Regulations and You
- ISSUE 1/2011
- Copyright and Credits
- Guest Editorial
- Air Taxi Floatplane Operations Workshop Brings B.C. Operators Together
- Flight Operations
- Maintenance and Certification
- Recently Released TSB Reports
- Accident Synopses
- Regulations and You
- Debrief: From the FAA: Loose Equipment in the Flight Compartment and on Glare Shields
- National Aviation Day (poster)
- Take Five: NOTAMs
- Full HTML Version
- PDF Version
by Jean-François Mathieu, LL.B., Chief, Aviation Enforcement, Standards, Civil Aviation, Transport Canada
The pilot of a light aircraft was on final approach to a runway when he was instructed to expect clearance on short final and to prepare for a possible overshoot due to a vehicle on the runway. The tower controller subsequently cleared the pilot for a low approach only, but the pilot completed the landing while the vehicle was still operating on the far end of the runway.
The Canadian Aviation Regulations (CARs) require a pilot-in-command to follow the instructions issued by air traffic control. The evidence demonstrated a contravention of CAR 602.31 by the pilot-in-command; however, further investigation revealed that the pilot was a student on a solo flight and had not received any instruction regarding low approach and overshoot scenarios. The flight school was responsible for the content and quality of the training conducted and, as the owner and operator of the aircraft, was held responsible for this regulatory contravention.
The flight school was held responsible for the actions taken by the pilot-in-command through the use of a regulatory tool known as vicarious liability. While this discussion is not all-encompassing in its scope, vicarious liability can be generally described as a legal concept whereby an individual or organization may be found legally liable for a contravention committed by another person. Section 8.4 of the Aeronautics Act incorporates this concept in Canadian aviation legislation.
Section 8.4 of the Aeronautics Act specifies which parties can be found liable for a contravention committed by another person. The Act defines these parties as:
a registered owner of an aircraft;
an operator of an aircraft;
a pilot-in-command of an aircraft; or
an operator of an aerodrome or other aviation facility.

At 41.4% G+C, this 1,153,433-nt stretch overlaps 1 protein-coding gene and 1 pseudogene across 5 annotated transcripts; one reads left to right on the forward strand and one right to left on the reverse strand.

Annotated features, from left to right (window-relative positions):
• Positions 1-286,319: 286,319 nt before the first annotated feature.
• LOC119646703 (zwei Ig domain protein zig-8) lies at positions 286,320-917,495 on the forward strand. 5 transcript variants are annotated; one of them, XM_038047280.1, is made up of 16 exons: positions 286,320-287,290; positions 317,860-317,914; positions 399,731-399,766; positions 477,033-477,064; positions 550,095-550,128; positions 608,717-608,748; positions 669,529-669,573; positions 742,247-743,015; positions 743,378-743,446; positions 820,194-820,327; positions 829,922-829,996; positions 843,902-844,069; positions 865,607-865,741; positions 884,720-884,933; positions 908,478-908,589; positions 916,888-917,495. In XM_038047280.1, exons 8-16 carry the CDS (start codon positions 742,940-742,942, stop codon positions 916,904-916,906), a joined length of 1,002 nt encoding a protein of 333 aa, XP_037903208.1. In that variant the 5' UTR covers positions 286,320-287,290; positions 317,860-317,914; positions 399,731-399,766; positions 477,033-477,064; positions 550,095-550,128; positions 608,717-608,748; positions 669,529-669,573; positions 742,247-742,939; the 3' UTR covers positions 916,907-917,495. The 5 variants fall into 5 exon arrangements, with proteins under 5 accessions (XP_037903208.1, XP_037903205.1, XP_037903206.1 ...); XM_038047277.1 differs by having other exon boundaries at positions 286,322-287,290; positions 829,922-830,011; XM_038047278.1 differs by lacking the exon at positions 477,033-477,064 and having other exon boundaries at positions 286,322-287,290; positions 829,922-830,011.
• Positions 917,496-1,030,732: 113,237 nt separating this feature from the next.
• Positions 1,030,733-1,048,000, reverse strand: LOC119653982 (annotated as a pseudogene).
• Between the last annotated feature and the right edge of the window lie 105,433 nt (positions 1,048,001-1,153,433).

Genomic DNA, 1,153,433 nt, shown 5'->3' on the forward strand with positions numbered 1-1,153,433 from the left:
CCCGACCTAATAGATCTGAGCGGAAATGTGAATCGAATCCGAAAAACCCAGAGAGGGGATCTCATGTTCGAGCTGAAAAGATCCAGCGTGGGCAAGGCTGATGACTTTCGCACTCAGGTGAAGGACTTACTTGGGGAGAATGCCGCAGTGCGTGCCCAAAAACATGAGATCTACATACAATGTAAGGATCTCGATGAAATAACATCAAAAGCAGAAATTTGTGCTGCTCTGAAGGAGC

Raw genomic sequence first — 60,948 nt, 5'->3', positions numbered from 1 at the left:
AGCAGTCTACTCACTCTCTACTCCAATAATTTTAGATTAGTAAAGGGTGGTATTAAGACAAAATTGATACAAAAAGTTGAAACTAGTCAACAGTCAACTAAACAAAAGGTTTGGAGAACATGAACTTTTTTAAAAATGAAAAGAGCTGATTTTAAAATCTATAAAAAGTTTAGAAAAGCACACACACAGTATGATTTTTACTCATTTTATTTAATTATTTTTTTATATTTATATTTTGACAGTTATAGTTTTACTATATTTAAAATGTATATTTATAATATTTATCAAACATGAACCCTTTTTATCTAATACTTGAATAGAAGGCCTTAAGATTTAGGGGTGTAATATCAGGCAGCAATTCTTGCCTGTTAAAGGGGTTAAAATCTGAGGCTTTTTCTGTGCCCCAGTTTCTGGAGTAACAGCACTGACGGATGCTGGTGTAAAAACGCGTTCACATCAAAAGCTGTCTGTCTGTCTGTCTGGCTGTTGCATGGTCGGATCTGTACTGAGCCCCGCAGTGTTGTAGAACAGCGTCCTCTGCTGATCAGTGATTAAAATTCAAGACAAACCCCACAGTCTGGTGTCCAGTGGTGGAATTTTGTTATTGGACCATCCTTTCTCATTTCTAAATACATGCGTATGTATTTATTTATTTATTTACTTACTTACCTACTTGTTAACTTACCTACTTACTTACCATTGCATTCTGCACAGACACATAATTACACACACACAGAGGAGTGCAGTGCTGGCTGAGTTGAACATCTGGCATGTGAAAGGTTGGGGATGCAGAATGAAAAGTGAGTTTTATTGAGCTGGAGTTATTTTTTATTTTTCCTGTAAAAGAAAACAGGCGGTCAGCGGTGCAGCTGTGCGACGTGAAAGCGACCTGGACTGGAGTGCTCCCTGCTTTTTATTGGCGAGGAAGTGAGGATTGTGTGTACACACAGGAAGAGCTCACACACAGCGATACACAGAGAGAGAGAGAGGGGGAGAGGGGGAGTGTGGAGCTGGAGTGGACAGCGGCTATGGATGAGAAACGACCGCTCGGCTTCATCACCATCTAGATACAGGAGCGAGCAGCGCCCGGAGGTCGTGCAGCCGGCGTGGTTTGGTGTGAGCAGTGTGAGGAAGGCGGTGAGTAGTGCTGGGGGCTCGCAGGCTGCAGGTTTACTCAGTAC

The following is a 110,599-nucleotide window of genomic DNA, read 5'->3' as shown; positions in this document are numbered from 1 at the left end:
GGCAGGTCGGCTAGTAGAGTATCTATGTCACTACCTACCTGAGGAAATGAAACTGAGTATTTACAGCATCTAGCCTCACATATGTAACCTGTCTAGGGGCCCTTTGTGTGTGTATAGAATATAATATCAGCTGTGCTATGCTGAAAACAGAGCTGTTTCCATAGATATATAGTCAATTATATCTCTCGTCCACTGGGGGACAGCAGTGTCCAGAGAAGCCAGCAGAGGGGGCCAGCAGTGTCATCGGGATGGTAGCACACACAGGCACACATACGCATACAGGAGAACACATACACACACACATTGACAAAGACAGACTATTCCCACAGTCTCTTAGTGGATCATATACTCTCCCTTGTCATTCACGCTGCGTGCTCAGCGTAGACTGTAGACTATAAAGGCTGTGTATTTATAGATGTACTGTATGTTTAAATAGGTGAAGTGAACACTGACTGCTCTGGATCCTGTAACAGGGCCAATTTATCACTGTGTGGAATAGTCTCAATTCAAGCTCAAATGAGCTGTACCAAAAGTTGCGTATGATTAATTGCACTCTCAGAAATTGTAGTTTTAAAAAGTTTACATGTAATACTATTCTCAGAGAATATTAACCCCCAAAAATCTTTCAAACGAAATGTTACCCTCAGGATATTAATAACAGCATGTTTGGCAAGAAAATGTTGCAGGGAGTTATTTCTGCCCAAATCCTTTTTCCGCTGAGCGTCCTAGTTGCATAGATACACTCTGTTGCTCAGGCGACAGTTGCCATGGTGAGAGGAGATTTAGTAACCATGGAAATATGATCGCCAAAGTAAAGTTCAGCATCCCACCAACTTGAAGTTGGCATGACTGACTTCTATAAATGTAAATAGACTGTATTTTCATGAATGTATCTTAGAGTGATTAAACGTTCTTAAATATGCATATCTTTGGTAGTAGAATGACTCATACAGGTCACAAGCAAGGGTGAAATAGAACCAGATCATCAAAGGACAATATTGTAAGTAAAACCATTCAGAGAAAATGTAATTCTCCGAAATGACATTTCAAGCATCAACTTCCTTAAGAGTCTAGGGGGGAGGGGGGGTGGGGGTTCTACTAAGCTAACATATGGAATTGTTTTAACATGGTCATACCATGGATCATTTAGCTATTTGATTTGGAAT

The concept of vicarious liability is important because it helps place responsibility for the a contravention of a regulation on the appropriate party. Where a party has power or influence over another, the party having the influence may be found liable for any contraventions committed by the party over which they exercise that influence and be subject to a penalty for the contravention.
The Aviation Enforcement Division uses several criteria to determine when the use of vicarious liability is appropriate. Some (but not all) of the factors that may be considered are:
knowledge of the circumstances;
involvement in the event;
any benefit gained by the contravention;
any trends or pattern of occurrences; and
where the identity of the actual offender cannot be determined.
For example, if you are the owner of an aircraft and you allow someone else to operate it, you will be expected to provide information regarding the details of that arrangement, and depending on the circumstances, you could be held liable for contraventions related to the use of the aircraft.
In a situation where a practice that is not compliant with the CARs is tacitly condoned or even encouraged by an organization, the organization can be found liable for a contravention that would normally be attached to the actions of an individual. If someone works for an air operator and a contravention occurs as a result of that individual’s actions, the air operator could be charged with the contravention if such actions were found to be an accepted practice in the workplace. Where proceedings are taken against a corporation, the corporate-level penalty will apply.
Conversely, where an employee of an air operator commits a contravention and the evidence demonstrates that the operator invested considerable effort in their instructions and guidance to employees to ensure that they maintain regulatory compliance, it is unlikely that the Aviation Enforcement Division would assess liability against the air operator.
Section 8.4 of the Aeronautics Act is another component in the framework to establish responsibility and accountability for actions, or lack thereof, for all parties that may have contributed to a breach of aviation regulations. There may even be cases where multiple parties could be held liable for a contravention where the evidence demonstrates shared responsibility.
The Aviation Enforcement Division supports Canada’s leadership role in aviation safety within the international community by promoting and applying a policy of fairness and firmness when dealing with contraventions of aeronautics legislation. Vicarious liability is one of the tools used to achieve this mandate.
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